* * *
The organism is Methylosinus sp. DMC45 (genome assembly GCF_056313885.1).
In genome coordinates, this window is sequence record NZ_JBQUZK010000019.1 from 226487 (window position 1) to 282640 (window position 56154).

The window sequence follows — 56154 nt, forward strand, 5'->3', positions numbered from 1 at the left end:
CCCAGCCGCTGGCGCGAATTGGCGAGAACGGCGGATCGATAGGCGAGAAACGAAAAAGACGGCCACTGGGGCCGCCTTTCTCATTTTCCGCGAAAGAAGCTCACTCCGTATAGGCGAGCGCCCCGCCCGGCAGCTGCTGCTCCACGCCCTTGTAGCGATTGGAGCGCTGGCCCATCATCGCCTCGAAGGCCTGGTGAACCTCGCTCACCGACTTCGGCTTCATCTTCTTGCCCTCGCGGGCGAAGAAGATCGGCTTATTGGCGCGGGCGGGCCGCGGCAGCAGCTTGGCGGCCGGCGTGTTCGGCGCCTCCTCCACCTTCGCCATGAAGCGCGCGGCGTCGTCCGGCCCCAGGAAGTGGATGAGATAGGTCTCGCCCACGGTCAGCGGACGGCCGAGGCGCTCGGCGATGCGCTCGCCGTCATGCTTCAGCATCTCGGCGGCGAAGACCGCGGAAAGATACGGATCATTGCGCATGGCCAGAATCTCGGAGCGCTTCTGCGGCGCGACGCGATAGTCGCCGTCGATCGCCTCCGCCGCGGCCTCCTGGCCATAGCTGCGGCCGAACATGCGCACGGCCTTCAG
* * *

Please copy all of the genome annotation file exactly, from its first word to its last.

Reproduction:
The organism is Methylosinus sp. DMC45 (genome assembly GCF_056313885.1).
In genome coordinates, this window is sequence record NZ_JBQUZK010000019.1 from 226487 (window position 1) to 282640 (window position 56154).

The window sequence follows — 56154 nt, forward strand, 5'->3', positions numbered from 1 at the left end:
CCCAGCCGCTGGCGCGAATTGGCGAGAACGGCGGATCGATAGGCGAGAAACGAAAAAGACGGCCACTGGGGCCGCCTTTCTCATTTTCCGCGAAAGAAGCTCACTCCGTATAGGCGAGCGCCCCGCCCGGCAGCTGCTGCTCCACGCCCTTGTAGCGATTGGAGCGCTGGCCCATCATCGCCTCGAAGGCCTGGTGAACCTCGCTCACCGACTTCGGCTTCATCTTCTTGCCCTCGCGGGCGAAGAAGATCGGCTTATTGGCGCGGGCGGGCCGCGGCAGCAGCTTGGCGGCCGGCGTGTTCGGCGCCTCCTCCACCTTCGCCATGAAGCGCGCGGCGTCGTCCGGCCCCAGGAAGTGGATGAGATAGGTCTCGCCCACGGTCAGCGGACGGCCGAGGCGCTCGGCGATGCGCTCGCCGTCATGCTTCAGCATCTCGGCGGCGAAGACCGCGGAAAGATACGGATCATTGCGCATGGCCAGAATCTCGGAGCGCTTCTGCGGCGCGACGCGATAGTCGCCGTCGATCGCCTCCGCCGCGGCCTCCTGGCCATAGCTGCGGCCGAACATGCGCACGGCCTTCAG